First, the client communicates with the server to obtain a hash H of the credential, where H denotes a hash function that only the server knows. This is possible using a cryptographic primitive known as an Oblivious Pseudo-Random Function (OPRF). Since only the server knows the hash function H, the client is prevented from performing an efficient dictionary attack on the server, a type of brute force attack that uses a large combination of possibilities to determine a password. The client then uses homomorphic encryption to encrypt H(k) and send the resulting ciphertext Enc(H(k)) to the server. The server then evaluates a matching function on the encrypted credential, obtaining a result (True or False) encrypted under the same client key. The matching function operation looks like this: computeMatch(Enc(k), D). The server forwards the encrypted result to the client, who decrypts it and obtains the result.

In the above framework, the main challenge is to minimize the complexity of the computeMatch function to obtain good performance when this function is evaluated on encrypted data. We utilized many optimizations to achieve performance that scales to users’ needs.

Not to be outdone, members of the Google Chrome team this week unveiled password protections of their own. Chief among them is a fuller-featured password manager that’s built into the browser.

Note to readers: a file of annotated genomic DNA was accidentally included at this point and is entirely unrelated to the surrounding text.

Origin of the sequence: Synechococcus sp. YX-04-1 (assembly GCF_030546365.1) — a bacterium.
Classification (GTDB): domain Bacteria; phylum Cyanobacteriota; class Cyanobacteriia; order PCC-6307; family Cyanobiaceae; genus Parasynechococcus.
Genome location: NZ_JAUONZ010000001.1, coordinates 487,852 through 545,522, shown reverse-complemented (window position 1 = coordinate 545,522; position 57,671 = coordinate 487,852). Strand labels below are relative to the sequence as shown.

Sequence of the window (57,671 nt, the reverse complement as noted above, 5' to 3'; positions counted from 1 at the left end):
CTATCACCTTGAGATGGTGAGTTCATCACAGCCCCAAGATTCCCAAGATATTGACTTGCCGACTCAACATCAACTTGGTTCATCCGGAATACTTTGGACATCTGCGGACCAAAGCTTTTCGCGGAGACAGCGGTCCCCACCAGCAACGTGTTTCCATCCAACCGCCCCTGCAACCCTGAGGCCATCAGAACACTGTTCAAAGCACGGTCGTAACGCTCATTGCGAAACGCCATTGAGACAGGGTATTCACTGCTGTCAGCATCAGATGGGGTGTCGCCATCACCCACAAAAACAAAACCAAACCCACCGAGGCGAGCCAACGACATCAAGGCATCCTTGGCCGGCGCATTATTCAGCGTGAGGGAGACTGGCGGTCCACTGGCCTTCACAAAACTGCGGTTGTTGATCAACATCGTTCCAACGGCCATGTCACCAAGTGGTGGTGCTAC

“Chrome can already prompt you to update your saved passwords when you log in to websites,” Chrome team members wrote. “However, you may want to update multiple usernames and passwords easily, in one convenient place. That’s why starting in Chrome 88, you can manage all of your passwords even faster and easier in Chrome Settings on desktop and iOS (Chrome’s Android app will be getting this feature soon, too).”

Chrome 88 is also making it easier to check if any saved passwords have wound up on password dumps. While password auditing came to Chrome last year, the feature can now be accessed using a security check similar to the one shown below:

Google

Many people are more comfortable using a dedicated password manager because they offer more capabilities than those baked into their browser. Most dedicated managers, for instance, make it easy to use dice words in a secure way. With the line between browsers and password managers beginning to blur, it’s likely only a matter of time until browsers offer more advanced management capabilities.

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Phishing scam had all the bells and whistles—except for one